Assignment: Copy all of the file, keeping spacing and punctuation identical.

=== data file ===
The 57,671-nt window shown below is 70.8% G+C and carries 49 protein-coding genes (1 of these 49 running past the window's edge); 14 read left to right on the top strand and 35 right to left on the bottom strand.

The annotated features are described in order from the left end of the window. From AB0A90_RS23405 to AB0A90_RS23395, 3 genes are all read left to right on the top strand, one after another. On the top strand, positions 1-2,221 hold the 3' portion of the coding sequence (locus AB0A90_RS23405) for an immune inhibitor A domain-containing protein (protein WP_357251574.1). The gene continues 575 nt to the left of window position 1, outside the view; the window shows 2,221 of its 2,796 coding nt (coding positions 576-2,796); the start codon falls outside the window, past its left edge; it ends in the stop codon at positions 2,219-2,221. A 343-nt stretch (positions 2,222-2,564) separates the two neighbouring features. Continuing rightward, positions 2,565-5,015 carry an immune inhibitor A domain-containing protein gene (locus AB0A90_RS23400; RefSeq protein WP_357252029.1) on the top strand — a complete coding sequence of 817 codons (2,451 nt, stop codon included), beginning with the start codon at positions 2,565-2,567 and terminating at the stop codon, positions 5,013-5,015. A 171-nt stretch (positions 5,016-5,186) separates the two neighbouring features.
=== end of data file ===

The 57,671-nt window shown below is 70.8% G+C and carries 49 protein-coding genes (1 of these 49 running past the window's edge); 14 read left to right on the top strand and 35 right to left on the bottom strand.

The annotated features are described in order from the left end of the window. From AB0A90_RS23405 to AB0A90_RS23395, 3 genes are all read left to right on the top strand, one after another. On the top strand, positions 1-2,221 hold the 3' portion of the coding sequence (locus AB0A90_RS23405) for an immune inhibitor A domain-containing protein (protein WP_357251574.1). The gene continues 575 nt to the left of window position 1, outside the view; the window shows 2,221 of its 2,796 coding nt (coding positions 576-2,796); the start codon falls outside the window, past its left edge; it ends in the stop codon at positions 2,219-2,221. A 343-nt stretch (positions 2,222-2,564) separates the two neighbouring features. Continuing rightward, positions 2,565-5,015 carry an immune inhibitor A domain-containing protein gene (locus AB0A90_RS23400; RefSeq protein WP_357252029.1) on the top strand — a complete coding sequence of 817 codons (2,451 nt, stop codon included), beginning with the start codon at positions 2,565-2,567 and terminating at the stop codon, positions 5,013-5,015. A 171-nt stretch (positions 5,016-5,186) separates the two neighbouring features.